• Improved cognitive performance
  • Reduced perception of pain if in a healthcare setting
  • Reduction in mental fatigue

Providing healthy food options

Many offices have vending machines or snack options for employees needing to quickly refuel during busy work times. However, the food on offer is often processed, full of sugar and bad fats. All of which provides only a short term burst of energy and can be detrimental to overall health and wellbeing.

Employers can now work with innovative businesses all around the UK who are working on creating healthy options in vending machines. Incorporating something as simple as healthy, preservative-free snacks for employees will improve mood, concentration and endurance.

– Richard Carr

Predicted rise for UK house prices in 2018

Property experts Rightmove has predicted house prices will rise across England and Wales by 1% next year. However, they also point towards a decline of a further 2% in London in 2018.

Annual price report

Richard Carr house price increase 2018The website’s annual market report says that the price falls in London will be more than offset by the increased value of small and medium tier homes around the country. Rightmove says they list a huge 90% of properties sold by estate agents across the country, and use this data to analyse trends.

Average asking prices for a home in England or Wales currently stands at £302,865. This is 2.6% lower than November 2017, but an encouraging 1.2% higher than December 2016. An average increase of 1% would be the lowest annual increase since 2011’s rise of 0.8%.

First-time buyers

Rightmove analysts expect that the kinds of properties that will increase the most (3%) next year are those typically bought by first-time buyers. These are generally two beds or fewer starter homes.

Second tier homes (three or four bedrooms, not detached) are set to increase by 2% over the same time period.

Last year’s predictions

In December 2016, Rightmove said that national prices would rise by 2% in 2017. While they did increase (by 1.2%), they weren’t totally accurate. They also predicted that prices in inner London would fall by 5% – they actually fell by 4%.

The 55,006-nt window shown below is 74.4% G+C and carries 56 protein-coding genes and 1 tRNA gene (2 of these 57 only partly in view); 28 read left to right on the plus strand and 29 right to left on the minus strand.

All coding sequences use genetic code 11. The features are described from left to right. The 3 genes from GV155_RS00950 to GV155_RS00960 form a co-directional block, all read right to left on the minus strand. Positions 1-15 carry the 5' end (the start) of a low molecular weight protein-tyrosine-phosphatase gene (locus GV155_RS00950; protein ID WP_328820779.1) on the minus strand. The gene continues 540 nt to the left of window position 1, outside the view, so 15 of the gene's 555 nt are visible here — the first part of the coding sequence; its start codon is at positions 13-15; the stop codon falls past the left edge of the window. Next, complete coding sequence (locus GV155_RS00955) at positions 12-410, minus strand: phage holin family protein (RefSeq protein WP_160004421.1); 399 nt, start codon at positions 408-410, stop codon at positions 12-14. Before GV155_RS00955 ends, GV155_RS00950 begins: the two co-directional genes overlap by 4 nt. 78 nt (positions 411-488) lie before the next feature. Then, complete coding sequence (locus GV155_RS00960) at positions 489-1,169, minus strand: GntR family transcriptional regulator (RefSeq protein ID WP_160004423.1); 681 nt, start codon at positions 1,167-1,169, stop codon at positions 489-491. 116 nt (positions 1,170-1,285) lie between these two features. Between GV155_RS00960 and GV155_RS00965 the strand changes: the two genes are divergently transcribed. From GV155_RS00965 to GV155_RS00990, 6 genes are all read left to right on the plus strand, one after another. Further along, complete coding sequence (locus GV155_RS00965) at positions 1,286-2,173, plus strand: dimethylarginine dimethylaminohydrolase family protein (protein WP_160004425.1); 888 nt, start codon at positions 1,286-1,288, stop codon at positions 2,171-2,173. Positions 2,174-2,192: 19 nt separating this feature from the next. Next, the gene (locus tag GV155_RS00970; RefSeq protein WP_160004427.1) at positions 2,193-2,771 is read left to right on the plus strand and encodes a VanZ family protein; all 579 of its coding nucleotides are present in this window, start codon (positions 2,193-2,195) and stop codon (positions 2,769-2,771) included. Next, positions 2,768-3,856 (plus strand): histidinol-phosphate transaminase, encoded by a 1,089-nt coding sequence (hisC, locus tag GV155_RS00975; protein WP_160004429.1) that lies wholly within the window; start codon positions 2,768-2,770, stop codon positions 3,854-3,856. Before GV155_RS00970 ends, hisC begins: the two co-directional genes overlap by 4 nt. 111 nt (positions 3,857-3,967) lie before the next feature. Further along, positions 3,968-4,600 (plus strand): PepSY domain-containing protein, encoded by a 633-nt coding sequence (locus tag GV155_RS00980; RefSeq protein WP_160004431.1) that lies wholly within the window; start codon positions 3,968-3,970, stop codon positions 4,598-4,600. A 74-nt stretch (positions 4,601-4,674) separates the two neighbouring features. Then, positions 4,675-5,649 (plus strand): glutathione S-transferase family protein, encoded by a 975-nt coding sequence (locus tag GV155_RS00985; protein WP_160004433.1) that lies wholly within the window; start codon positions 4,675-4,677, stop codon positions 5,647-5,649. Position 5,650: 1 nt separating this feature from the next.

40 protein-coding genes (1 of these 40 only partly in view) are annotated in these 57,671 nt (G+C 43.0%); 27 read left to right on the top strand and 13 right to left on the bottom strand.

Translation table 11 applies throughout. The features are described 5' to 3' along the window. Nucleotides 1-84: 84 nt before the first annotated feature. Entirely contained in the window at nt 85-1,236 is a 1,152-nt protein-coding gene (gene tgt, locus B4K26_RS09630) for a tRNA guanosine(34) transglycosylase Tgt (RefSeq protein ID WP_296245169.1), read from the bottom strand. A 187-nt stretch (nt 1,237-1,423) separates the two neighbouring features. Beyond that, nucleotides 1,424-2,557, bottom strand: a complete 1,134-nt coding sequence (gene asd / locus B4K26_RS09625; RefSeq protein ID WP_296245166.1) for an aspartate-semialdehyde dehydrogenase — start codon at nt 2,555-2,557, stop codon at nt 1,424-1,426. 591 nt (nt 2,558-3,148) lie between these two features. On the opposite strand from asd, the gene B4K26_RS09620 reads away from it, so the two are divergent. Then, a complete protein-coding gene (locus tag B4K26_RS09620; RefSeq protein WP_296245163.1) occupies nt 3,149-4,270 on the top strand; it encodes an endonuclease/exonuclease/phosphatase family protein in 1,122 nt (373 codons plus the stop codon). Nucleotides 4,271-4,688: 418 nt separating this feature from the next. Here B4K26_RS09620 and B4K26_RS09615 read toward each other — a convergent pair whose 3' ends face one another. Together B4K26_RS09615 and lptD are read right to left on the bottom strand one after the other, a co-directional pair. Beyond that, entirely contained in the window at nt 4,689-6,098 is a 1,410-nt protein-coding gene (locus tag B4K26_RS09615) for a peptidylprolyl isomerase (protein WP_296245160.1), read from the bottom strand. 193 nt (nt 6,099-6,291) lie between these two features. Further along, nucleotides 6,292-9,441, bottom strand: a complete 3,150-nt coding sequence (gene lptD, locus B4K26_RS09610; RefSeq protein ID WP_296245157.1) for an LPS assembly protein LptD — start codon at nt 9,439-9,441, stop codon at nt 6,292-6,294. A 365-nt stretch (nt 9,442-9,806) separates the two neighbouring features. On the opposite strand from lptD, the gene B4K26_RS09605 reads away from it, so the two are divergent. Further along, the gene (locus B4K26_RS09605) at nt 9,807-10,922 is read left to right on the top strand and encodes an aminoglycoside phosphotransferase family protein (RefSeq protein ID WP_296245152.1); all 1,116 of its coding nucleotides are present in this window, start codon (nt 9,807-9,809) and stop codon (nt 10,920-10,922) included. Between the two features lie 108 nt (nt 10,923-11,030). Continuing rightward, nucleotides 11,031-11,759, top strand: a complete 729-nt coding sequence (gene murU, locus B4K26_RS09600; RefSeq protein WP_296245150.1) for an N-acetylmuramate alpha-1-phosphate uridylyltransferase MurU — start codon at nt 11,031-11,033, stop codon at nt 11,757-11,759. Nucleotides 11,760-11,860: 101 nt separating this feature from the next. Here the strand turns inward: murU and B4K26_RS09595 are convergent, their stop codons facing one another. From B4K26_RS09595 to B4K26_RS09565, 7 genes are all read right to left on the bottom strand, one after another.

This year’s predictions match another report from estate agent Savills, which also predicted in November that average prices would rise by 1% in 2018. They also said that the market in the UK has proved “stronger than expected”, as they had suggested it would stagnate.

Mixed pricing pressures

Analysts at Rightmove further estimate that next year will continue 2017’s trend of being a mixed bag of pricing pressures. The result will be further slowing of the pace in price rises.

Price rises peaked in 2015 when they leapt 7.4%. The next year growth more than halved to 3.4%.

Regional asking prices

The average asking price for first time buyers outside of central London is £190,310 (that’s 3.5% higher than 2016’s figure). North Eastern England had the highest price inflation this year, rising by 4.7% and was the only region where prices didn’t fall in November.

Camden is London’s most popular borough, with prices rising by more than 19%. The second biggest price rise in London is Newham by 9.8%. Just a mile away from Camden, Islington saw prices fall by 10%.

In November, Savills predicted that the north-west will experience the fastest price growth in the country over the next five years, at 18.1%. They also predicted increases of 17.6% in the north-east and 17% in Scotland.

– Richard Carr